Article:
Volume 27

Explorations in Teacher Development: Volume 27 Issue 3

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In this issue, seven practitioner-researchers offer their experience and learning for potential resonances. In different ways, they all provide a peak behind the curtain of the interrelated development of teachers, curriculum, and pedagogy. All reveal an active beginner’s mind at work of returning to start to get it right, whether through questioning prior assumptions and practices, imagining the position of a novice student to inspire potential lifelong learning journeys, or translating among theories and practices in novel ways.

Takaaki Hiratsuka delineates how Exploratory Practice (EP) and Fanselovian Premises (FP) are powerful concepts not only on their own but also in tandem in second language teacher education. This power is illustrated through successful models of each of these forms of professional development as well as a careful synthesis of how each might lead into and complement the other. This article not only justifies these language teacher development concepts for potentially skeptical and curious readers, but also proposes several promising directions for future research.

John Pryce describes a self-directed teacher development project (TDP) driven by the question of how to most effectively introduce poetry to novices in an L2 classroom. As Pryce emphasizes, he chose poetry for this TDP partly because he had no experience teaching this genre before and therefore pushed him into new territory, but he also chose it for well-founded pedagogical reasons. This article presents and discusses the resulting task-based learning structure, its behind-the-scenes development process, and its recorded results.

Denver Beirne interrogates his own process of developing a model for teaching metaphor, from its initial stages as merely potential support for an engaging activity involving songs to its evolution over multiple iterations into a theoretically sound, carefully scaffolded pedagogical approach to an especially confusing aspect of language. Beirne highlights adjustments in each iteration in response to feedback in the classroom as well as to engagement with the scholarly literature. This article presents a persuasive argument for why and how
language teachers should attend explicitly to metaphor, and in so doing, illustrates how linguistic theory can translate productively into innovative pedagogy.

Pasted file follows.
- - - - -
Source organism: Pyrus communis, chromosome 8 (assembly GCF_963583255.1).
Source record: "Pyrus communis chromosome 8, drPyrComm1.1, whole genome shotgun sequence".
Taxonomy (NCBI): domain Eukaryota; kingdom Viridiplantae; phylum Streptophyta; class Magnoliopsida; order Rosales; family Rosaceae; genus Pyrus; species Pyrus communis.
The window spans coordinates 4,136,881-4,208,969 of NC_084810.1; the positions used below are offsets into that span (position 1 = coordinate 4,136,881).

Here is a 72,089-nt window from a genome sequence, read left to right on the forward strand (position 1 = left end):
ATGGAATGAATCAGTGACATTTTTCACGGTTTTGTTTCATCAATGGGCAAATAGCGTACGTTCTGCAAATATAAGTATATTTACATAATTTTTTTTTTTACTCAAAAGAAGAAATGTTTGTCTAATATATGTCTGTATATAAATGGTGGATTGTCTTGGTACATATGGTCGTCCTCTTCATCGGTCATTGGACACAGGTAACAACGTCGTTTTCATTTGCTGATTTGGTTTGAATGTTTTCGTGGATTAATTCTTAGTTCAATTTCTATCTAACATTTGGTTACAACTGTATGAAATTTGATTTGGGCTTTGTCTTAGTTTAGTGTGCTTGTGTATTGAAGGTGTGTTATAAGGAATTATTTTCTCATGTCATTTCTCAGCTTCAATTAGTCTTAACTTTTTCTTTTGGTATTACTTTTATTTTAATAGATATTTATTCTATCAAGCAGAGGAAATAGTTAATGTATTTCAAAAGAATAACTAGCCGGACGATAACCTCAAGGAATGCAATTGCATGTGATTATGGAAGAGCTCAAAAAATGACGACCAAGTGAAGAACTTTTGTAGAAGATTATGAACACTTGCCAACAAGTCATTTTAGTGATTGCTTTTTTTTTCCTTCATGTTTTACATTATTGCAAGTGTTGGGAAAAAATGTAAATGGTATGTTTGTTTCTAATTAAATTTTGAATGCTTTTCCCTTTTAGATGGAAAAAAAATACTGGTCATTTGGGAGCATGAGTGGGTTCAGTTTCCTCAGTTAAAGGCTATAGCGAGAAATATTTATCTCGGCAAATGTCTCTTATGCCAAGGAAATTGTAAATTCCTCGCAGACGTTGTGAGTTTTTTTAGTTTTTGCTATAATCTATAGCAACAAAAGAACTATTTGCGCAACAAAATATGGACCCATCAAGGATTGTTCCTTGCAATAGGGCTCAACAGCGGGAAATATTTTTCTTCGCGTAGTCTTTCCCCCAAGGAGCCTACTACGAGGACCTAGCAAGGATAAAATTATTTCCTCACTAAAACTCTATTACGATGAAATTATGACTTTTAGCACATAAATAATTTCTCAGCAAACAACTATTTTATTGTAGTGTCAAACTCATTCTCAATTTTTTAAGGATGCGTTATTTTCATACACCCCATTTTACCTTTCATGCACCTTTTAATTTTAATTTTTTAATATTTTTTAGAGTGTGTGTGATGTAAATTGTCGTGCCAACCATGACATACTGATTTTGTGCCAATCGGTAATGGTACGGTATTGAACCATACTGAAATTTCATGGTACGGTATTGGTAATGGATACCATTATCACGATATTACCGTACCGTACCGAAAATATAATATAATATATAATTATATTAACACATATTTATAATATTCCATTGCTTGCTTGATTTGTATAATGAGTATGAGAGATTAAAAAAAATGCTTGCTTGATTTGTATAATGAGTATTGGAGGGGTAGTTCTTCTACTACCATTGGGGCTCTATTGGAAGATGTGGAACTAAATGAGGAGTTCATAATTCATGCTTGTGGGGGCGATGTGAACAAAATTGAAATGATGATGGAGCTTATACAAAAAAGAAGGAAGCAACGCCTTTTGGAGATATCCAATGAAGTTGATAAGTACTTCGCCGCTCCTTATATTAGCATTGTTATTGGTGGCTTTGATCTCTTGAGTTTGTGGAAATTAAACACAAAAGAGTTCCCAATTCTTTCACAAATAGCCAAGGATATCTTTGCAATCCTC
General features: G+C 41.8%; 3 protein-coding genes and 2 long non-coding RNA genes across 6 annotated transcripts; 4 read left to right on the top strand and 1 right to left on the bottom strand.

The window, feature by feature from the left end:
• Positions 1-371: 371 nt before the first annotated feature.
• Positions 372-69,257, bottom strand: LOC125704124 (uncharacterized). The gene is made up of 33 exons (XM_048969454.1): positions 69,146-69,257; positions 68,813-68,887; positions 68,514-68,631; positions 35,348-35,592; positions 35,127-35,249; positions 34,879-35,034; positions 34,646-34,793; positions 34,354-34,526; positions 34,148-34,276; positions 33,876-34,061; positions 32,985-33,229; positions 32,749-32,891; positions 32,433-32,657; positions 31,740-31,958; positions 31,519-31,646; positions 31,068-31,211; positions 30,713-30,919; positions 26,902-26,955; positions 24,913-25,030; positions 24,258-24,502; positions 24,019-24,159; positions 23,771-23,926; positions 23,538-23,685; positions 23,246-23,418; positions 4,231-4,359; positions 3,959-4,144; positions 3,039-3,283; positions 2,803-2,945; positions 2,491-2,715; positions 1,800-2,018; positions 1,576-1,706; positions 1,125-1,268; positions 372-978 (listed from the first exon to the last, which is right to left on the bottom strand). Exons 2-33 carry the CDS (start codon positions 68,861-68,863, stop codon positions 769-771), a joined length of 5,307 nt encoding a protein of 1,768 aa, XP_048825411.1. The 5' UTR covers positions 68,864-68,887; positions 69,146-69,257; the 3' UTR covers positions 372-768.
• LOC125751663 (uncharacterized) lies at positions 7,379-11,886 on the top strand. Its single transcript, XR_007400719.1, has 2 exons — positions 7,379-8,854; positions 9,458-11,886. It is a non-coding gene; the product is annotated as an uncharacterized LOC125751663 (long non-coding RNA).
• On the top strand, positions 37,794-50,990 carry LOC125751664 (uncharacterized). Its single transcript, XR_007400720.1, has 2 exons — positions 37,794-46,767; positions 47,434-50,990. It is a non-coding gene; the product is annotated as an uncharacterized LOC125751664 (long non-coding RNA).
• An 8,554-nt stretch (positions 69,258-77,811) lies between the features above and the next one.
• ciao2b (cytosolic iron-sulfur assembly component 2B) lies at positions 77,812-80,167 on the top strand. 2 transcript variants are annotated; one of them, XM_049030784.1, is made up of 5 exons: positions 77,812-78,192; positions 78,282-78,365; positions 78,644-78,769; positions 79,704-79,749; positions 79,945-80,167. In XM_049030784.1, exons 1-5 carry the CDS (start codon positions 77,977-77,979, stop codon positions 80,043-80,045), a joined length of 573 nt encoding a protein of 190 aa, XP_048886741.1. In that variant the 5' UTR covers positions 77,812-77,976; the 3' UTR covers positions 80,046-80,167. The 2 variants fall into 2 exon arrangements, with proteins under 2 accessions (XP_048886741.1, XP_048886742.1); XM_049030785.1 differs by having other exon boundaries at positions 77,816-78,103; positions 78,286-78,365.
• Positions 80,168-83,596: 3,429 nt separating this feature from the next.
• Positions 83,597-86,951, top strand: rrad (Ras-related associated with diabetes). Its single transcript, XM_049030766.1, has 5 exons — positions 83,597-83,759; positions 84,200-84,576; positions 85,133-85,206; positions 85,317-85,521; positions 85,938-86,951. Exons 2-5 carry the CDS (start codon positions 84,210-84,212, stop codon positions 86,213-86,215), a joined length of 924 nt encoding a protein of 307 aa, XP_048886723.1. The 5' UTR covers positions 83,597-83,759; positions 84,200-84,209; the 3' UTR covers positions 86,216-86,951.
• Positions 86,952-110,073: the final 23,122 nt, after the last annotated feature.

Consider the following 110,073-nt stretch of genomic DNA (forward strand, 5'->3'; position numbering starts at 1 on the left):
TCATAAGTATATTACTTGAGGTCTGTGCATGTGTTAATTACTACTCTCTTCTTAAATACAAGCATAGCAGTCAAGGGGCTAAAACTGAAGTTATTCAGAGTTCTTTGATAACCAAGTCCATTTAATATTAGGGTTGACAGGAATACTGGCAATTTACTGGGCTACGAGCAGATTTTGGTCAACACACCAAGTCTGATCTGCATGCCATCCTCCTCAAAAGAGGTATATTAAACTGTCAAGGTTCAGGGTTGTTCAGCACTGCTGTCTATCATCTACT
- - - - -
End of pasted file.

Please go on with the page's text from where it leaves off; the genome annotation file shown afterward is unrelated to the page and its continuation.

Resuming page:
Kyle Hoover explores the literature on the use of formulaic sequences as an empowering academic writing strategy, and he presents a mini-unit as a carefully developed praxis, demonstrating the translation processes between theory and practice. In this article, Hoover invites readers to take inspiration from this mini-unit not only to teach L2 university student writers how they can more effectively approach writing research paper introductions, but also to explore other ways to foster a broad repertory of sustainable writing strategies through one’s teaching.

Tom Batten reflects on his experience with using reflective diaries in two small junior high school classes, which opened a consistent channel for students to communicate their experience of each lesson to the teachers. This, in addition to Batten’s own reflective entries, prompted epiphanies about learning and teaching, which in turn fed back into his work as a teacher and as a scholar. This article offers inspiration and advice for other teachers to use reflective diaries to illuminate, interrogate, and improve their teaching.

Robert Remmerswaal narrates his own teacher journey, which will undoubtedly resonate with other teachers who have found transformational power in educational theory; but it might also provoke new perspectives on how seemingly detached theories can become creative resources for innovative teachers in concrete settings. This article explores how Remmerswaal moved beyond an apprenticeship of observation and constructed a coherent and meaningful pedagogical approach of his own through engagement with the concepts of situated learning, distributed cognition, and gamification.

Finally, Olya Yazawa investigates through mixed-methods research the effects that teachers have on language learning motivation in a Japanese high school context. This article explores the relationship between autonomy needs support and self-determined motivation and reports on survey results regarding student perceptions of autonomy and motivation. Yazawa encourages other teachers to reflect on the complexities of motivation and autonomy and how they might better promote students’ perceptions of freedom in their English language learning.


Editorial Beginnings: Renewed Calls for Teachers-As-Researchers, Writers, and ReadersNick Kasparek

Exploratory Practice (EP) and Fanselovian Premises (FP) Takaaki Hiratsuka

Concrete Poetry: Introducing an Unfamiliar Literary Genre into the L2 ClassroomJohn Pryce

Reflections on Developing a Model for Teaching MetaphorDenver Beirne

A Mini-Unit for Teaching Introductions with Formulaic Sequences in Academic WritingKyle Hoover

My Experience with Reflective Diaries in the ClassroomTom J. A. Batten